The pros identified included the possibility of EMDs improving adherence, that the devices might help motivate patients through creating a sense of independence and accountability, and that the data generated could help in building a trusting relationship between clinician and patient.
Researchers have conducted surveys to learn what the most important positive and negative factors are when it comes to using electronic monitoring devices (EMDs) to manage asthma care, and the resulting data could be used as a guide for developers. The research was led by Sam Howard, of the Human Factors Research Group at the Innovation and Technology Research Center at the University of Nottingham in the UK.
The authors begin by noting that there are still children who die each year in the UK due to preventable asthma attacks, but also an issue of widespread overprescribing of rescue medication. One method of improving medication compliance may be EMDs, which are considered an optimal method for recording data on adherence.
Although adolescents have expressed positive feelings about EMDs, the authors note, “EMDs would also require interaction from a variety of healthcare professionals,” which is not always simple. Further, researchers and developers have not yet determined exactly which clinicians and healthcare providers should have access to the data from EMDs on inhalers.
The present study involved what the authors describe as a “three-round ‘Delphi Survey’” aimed at those involved in asthma care. The goal was to determine the potential positives and negatives of integrating EMDs into standard asthma care. Round one included responses from 31 participants, round two 18, and round three 10.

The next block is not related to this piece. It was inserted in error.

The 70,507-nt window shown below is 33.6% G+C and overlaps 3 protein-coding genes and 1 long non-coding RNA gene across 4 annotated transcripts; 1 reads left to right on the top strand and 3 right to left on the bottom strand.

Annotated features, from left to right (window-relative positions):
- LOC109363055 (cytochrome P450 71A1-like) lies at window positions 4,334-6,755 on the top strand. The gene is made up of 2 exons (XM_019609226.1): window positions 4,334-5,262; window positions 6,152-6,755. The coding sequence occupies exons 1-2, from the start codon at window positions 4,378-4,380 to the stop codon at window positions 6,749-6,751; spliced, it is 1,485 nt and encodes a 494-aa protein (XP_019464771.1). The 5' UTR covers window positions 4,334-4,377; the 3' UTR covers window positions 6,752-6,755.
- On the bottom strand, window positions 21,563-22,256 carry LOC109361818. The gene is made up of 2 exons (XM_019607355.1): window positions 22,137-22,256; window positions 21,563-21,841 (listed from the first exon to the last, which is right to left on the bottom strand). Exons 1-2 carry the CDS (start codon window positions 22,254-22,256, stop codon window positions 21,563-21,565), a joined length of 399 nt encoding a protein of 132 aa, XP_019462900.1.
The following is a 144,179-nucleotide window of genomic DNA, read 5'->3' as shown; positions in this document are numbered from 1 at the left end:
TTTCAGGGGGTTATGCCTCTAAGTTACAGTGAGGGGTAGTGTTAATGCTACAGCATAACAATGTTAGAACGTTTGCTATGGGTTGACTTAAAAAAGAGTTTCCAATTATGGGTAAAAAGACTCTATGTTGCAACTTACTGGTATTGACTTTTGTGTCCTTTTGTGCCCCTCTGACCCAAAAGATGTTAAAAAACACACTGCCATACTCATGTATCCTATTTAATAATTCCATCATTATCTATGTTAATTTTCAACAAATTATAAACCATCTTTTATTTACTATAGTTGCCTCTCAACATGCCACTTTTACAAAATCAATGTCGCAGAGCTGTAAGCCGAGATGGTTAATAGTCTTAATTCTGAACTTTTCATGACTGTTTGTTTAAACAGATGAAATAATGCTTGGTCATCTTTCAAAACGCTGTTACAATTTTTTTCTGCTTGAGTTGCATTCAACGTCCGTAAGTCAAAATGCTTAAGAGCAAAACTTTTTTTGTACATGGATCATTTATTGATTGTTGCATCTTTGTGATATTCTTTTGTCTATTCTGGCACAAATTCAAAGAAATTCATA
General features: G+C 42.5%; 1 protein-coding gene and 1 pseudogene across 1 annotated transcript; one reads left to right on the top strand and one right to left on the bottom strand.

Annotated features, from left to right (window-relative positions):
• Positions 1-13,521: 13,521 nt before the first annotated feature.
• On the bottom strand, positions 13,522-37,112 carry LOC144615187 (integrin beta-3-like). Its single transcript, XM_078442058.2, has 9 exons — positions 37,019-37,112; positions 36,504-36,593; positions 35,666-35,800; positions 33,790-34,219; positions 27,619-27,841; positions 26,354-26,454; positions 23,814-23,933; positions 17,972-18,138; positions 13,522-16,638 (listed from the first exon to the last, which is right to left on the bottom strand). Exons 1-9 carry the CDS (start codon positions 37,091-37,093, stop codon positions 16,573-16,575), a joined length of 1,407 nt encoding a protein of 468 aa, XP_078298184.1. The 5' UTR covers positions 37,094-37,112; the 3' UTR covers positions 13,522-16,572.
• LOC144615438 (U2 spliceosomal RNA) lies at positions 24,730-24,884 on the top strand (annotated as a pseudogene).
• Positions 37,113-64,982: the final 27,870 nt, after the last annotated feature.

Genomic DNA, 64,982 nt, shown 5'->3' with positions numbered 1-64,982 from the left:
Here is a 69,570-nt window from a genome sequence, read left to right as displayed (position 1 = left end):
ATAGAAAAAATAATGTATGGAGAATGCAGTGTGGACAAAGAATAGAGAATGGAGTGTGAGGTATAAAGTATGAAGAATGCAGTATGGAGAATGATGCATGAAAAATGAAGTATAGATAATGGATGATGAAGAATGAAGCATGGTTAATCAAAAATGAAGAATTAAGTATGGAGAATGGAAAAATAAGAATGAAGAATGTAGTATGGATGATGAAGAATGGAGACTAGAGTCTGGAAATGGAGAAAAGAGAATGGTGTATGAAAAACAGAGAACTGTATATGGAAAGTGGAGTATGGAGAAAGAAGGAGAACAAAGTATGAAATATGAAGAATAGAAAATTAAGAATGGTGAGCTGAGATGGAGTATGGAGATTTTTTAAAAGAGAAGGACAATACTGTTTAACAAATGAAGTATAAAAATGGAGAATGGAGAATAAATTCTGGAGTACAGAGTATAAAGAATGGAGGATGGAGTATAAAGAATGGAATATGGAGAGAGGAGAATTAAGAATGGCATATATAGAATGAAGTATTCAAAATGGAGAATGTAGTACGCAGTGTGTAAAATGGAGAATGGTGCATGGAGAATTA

The results from round one of the surveys included 20 pros and 32 cons. Round two used a ratings system in which each pro and con, based on how important the respondents felt each point was. Interestingly, there was significant difference between the pros and cons most frequently mentioned in round one and those considered most important in round two.
“In round three, the remaining 10 participants reviewed the ranked list of pros and cons formed from the ratings given in round two and provided their final comments and feedback,” say the authors. They also note that several of the participants reported that participating in the study had changed their opinions about EMDs.
For patients, the pros identified included the possibility of EMDs improving adherence, that the devices might help motivate patients through creating a sense of independence and accountability, and that the data generated could help in building a trusting relationship between clinician and patient.
On the list of cons, respondents expressed concerns about the size and bulkiness of the devices; the usability, particularly for older patients; the possibility that the monitoring would be perceived as intrusion or make the patients feel they were being watched.
There was a different set of pros and cons related to how EMDs would be perceived by clinicians. Improved accuracy of adherence was listed as a pro, as well as having a record that demonstrates a pattern of use, which could be helpful in decision-making. The cons included questions about added workload and taking responsibility for dealing with the data generated by the devices.
The authors acknowledge that the limited number of participants represents a limitation to this research and suggest that future studies should strive for a larger and more balanced sample. However, even with the stated limitations, the authors conclude, “The findings provide a guide for where EMDs could add most benefit and additionally identify the key issues and challenges that need to be overcome for their introduction to be successful.” The full report, titled, “What are the pros and cons of electronically monitoring inhaler use in asthma? A multistakeholder perspective” was recently published in the journal BMJ Open Respiratory Research.